After hearing the Idiot Child with a Machine Gun argument put forth by Paul R. Ehrlich of “The Population Bomb” fame; it became obvious that the Stasis and Rationing crowd shifted to this rationale when their Limits to Growth arguments were debunked and rejected in the Reagan era. Ben Bova also introduced me to the term “Politics of Scarcity”.
Look who he quoted for this chapter!
Sadly there seems to be no more Churchills or JFKs anymore. With that kind of leadership, the federal government might have conquered space but now it’s no longer interested in carrying forward such lofty goals. We can only hope it is equally inept when—at the behest of the luddite activists and ideologues who’ve wormed their way into the bureaucracy—it tries to stop giants in the private sector like Elon Musk and Jeff Bezos from doing it.
“Build Back Better”: more like Build Back BS is hardly a Promethean vision and it’s more likely just a rehash of wasteful government spending where most of the money will go into the pockets of politicians and crony contractors just like every other infrastructure improvement allocation in our lifetime. The money goes somewhere else and the bridges and levies don’t get repaired and then fail like the bridge collapse that made the news locally last week—or fiasco when Hurricane Katrina hit New Orleans.
Here is the interlude called “Future Three” in which the author spins the scenario that looks hauntingly similar to the Biden Administration’s ongoing attempt to implement the Green New Deal where at the end of the 20th Century Congress passes a law restricting coal and nuclear power and subsidizes solar panels for private homes. And there’s a twist that might not make sense anymore but did back in the day when black people used to be hostile to the environmental movement on grounds of being aware or “woke” to the fact that restrictions on economic development for the sake of protecting the ecology puts a heavy burden on those who are still poor. I can dig up an actual quote by a prominent Civil Rights activist from that time who also voiced a complaint like this one from a leader of a ghetto uprising in Bova’s brief storyline:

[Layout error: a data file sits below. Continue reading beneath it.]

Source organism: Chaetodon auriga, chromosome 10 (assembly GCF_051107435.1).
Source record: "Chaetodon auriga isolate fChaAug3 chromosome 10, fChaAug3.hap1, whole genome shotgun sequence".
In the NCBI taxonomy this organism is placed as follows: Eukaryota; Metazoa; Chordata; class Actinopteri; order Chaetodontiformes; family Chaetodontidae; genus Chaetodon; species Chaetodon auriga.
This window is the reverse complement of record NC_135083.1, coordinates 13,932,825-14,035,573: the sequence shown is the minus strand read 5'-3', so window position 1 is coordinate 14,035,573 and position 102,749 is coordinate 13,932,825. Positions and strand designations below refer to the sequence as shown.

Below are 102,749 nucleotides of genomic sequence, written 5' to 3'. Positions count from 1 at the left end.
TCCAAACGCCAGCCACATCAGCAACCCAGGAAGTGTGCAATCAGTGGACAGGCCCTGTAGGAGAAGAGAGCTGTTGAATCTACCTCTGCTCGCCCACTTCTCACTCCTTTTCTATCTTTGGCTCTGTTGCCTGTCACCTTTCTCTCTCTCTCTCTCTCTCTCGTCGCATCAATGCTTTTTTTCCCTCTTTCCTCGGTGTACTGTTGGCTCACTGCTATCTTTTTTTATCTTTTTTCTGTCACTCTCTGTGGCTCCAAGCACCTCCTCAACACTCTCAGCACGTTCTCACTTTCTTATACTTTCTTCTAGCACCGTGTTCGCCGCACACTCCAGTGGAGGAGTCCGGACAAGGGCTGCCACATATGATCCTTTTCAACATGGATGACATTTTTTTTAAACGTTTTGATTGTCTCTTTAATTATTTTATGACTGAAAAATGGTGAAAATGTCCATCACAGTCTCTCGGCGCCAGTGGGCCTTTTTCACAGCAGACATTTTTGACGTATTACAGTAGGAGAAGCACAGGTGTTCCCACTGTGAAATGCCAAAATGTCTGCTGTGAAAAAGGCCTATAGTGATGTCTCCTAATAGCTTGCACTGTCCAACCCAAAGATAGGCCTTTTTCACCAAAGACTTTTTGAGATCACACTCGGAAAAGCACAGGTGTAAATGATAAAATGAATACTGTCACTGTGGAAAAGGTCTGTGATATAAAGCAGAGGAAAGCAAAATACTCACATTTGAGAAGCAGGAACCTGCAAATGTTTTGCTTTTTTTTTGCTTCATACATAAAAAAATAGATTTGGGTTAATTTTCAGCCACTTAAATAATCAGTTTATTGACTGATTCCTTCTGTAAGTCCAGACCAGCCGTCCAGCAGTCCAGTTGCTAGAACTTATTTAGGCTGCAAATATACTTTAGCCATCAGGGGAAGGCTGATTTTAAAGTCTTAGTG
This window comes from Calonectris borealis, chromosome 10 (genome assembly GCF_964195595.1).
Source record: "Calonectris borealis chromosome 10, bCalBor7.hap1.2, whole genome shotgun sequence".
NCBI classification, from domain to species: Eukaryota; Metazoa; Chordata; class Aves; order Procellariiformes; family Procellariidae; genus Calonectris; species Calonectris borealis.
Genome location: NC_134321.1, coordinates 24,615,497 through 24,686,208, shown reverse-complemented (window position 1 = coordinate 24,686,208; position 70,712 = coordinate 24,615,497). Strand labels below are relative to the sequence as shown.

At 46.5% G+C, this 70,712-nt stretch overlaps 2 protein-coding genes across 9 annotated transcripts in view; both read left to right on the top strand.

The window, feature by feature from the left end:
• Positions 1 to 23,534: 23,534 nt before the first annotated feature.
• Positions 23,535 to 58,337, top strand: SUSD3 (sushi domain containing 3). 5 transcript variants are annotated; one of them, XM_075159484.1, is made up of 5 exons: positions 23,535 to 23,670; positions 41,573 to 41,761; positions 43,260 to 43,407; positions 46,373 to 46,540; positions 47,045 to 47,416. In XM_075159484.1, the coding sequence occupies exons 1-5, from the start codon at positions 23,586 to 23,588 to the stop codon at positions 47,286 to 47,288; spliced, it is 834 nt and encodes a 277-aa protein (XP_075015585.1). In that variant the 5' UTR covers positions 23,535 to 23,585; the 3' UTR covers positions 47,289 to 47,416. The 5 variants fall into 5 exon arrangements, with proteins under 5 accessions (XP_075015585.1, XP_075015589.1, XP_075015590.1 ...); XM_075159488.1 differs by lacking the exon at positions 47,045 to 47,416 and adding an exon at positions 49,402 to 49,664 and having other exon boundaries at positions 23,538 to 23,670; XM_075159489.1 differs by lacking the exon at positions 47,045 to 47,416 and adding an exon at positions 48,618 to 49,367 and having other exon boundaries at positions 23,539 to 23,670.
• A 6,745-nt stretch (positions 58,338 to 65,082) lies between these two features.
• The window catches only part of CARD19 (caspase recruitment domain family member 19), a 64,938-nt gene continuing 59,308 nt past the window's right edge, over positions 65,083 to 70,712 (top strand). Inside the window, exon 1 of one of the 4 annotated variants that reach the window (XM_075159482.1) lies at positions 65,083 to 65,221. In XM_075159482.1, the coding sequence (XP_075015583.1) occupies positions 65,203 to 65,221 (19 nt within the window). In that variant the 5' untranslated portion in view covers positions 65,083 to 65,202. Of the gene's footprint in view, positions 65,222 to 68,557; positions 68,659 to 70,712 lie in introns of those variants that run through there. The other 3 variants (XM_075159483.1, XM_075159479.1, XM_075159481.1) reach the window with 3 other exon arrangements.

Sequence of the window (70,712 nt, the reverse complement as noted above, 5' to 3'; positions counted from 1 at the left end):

“Why should we pay for their comforts? …… Cities can’t run on solar power and now Whitey won’t let us burn oil or coal. Hell no we won’t pay it”!
It’s a far cry from “Don’t frack me I’ll frack you up”! and the demonizing of anyone opposed to green policies as a “white supremacist”. So amazing in this time how the left has managed to hoodwink the people of the inner cities into throwing away their own best hope for economic uplift and revival. Much like what they did to the whole country several decades previously by cultivating the irrational fear of nuclear power. It may come down to a big wake up call to make everyone realize we all ought to be protesting along the lines of the guy from “Future Three”.
What a world!
1) He was a great SF writer of the late 20th Century has several novels which I’ve also read and highly recommend. My favorite of those was “Privateers” with the space entrepreneur Dan Randolph who is in a pissing contest with the Soviet Union which dominates the UN and is systematically squeezing the last vestiges of capitalism on the High Frontier. Which has a few good sequels in which references to events in the the timeline of the original novel are abridged because of the ending of the Cold War and dissolution of the USSR.
I also have his “Notes to a Science Fiction Writer” which is a guide book for writing your own novel. Which I need to find and dust off.
2) “Cities can’t run on solar power and now Whitey won’t let us burn oil or coal”
There is a similar paradigm with the push to convert the entire economy to solar without much thought given to reliability of this technology in climates with cold winters where sunlight is often unreliable for days on end. This reality is obvious every time I click to bypass one of those annoying infomercial ads at the beginning of many a YouTube video.
While my outdoor wood furnace struggles and the backup oil reserve dwindles; could a rooftop covered with solar panels and a backup Tesla Power Wall keep up with the demand of an electric heater under such conditions?
3) Sad one: Ben Bova died in late 2020 in his elderly years. He contributed greatly to the literature of Science Fiction and a real world vision to promote the expansion of human civilization into space as the alternative to dying with a bang or a whimper. He will be missed by many.
* If you can find a copy of the book online, or in a used bookstore or public library it is well worth the read.
And here and now in the Year 2022 it’s namesake remains a Road worth taking!